Whatever is not of God

“Whatever is not of God
that excites our fears,
or stirs our efforts,
or awakens our hopes,
or makes us glad
hinders us in our perfect
waiting on Him.”

— Andrew Murray

I saw this notation written in the margin of my mother’s Bible about eighteen years ago. I was visiting my brother in Seattle and he happened to ask me if I wanted to see her Bible. She had died when I was fourteen years of age and the Bible had been given to my older brother. I found copious notes in the margins of her Bible, and I spent several hours that day reviewing all that was important to her in her spiritual life. One of the recurring themes of her notes was that of waiting on God. Of all the notes she had written I found the statement above by Andrew Murray to be the most arresting. It impressed me so much that I thought I should memorize the statement. (It was only years later that I found it in Andrew Murray’s book “Waiting on God”.) I have found it profitable to review regularly.

There are so many things happening in our lives and in the world around us that may excite our fears. By recalling Andrew Murray’s words, I am forced to ask myself. “Is this of God?” If not, then my fears hinder my waiting on Him. Are my efforts stirred by other than Him? If so, then that too hinders my waiting on Him. Are my hopes awakened by things of the world? If my hope is placed there, it is also a hindrance to waiting on Him. Does my gladness have a source other than His perfect will and direction for my life? If it does, then that gladness hinders waiting on Him. The Lord uses this statement of Andrew Murray’s frequently in my life to reign in unnecessary fears, inappropriate efforts, misplaced hopes, and unwarranted gladness.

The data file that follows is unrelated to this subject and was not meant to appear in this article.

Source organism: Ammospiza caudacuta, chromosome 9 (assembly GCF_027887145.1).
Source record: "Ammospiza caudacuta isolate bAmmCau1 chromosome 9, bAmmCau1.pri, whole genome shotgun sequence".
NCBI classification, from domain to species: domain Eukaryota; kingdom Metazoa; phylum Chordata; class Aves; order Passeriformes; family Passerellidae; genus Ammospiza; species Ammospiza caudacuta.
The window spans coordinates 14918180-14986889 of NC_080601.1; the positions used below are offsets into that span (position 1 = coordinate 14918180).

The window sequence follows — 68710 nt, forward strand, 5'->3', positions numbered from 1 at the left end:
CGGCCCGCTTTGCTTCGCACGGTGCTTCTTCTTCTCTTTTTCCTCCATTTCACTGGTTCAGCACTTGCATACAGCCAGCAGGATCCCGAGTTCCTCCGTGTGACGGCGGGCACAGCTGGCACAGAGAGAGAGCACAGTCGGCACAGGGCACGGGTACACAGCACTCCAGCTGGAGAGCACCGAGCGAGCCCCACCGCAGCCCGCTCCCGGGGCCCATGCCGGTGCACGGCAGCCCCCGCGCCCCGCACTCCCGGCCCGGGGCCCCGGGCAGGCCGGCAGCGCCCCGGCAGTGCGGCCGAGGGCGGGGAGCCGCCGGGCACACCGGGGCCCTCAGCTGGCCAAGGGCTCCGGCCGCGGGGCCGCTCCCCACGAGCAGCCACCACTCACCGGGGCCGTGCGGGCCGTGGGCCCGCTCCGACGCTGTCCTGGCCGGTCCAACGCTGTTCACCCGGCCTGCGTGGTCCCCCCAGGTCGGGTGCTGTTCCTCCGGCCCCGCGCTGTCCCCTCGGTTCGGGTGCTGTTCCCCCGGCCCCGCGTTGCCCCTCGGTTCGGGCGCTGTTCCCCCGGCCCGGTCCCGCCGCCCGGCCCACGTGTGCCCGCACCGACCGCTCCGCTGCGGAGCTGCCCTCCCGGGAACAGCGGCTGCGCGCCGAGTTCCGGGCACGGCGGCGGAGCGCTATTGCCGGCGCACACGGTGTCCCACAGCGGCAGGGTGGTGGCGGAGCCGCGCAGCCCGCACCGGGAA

Leroy Eims has stated that there are two ways to renew our strength. The first is simply to get some rest. The second is to wait upon the Lord. Isaiah 40:31 states: “But they that wait upon the Lord shall renew their strength. They shall mount up with wings as eagles. They shall run and not be weary. They shall walk and not faint.” What does it mean to wait upon the Lord? The three words that I would choose would be attentiveness, expectation, and availability.

Attentiveness means that my focus should be on the Lord. My eyes should be on Him. He is the one on whom I am waiting. My spirit, soul and body should remain alert to His desires and direction.

Expectation implies that I am convinced that He will give directions at some point in time. He is certain to manifest His will and to provide guidance. He will meet the need and provide resolution for any question I may have. This is not a passive enterprise, but an active one. It is characterized by asking, seeking, and knocking.

Availability is also a key to waiting on the Lord. This means that we are not only available in our devotional life, but also are available to do His will.

Isaiah 40:31 states that by waiting on Him we can expect four things in our lives:

1) Our strength is renewed.
2) We will mount up with wings as eagles. (That is to say that waiting on the Lord enables us to set our wings of faith at such an angle that the winds of adversity which would prevail against us and push us back only serve to cause us to soar to greater heights.)
3) We will not grow weary.
4) We will not faint.

May the Lord strengthen your hearts as you wait on Him..

In Christ, Richard Spann

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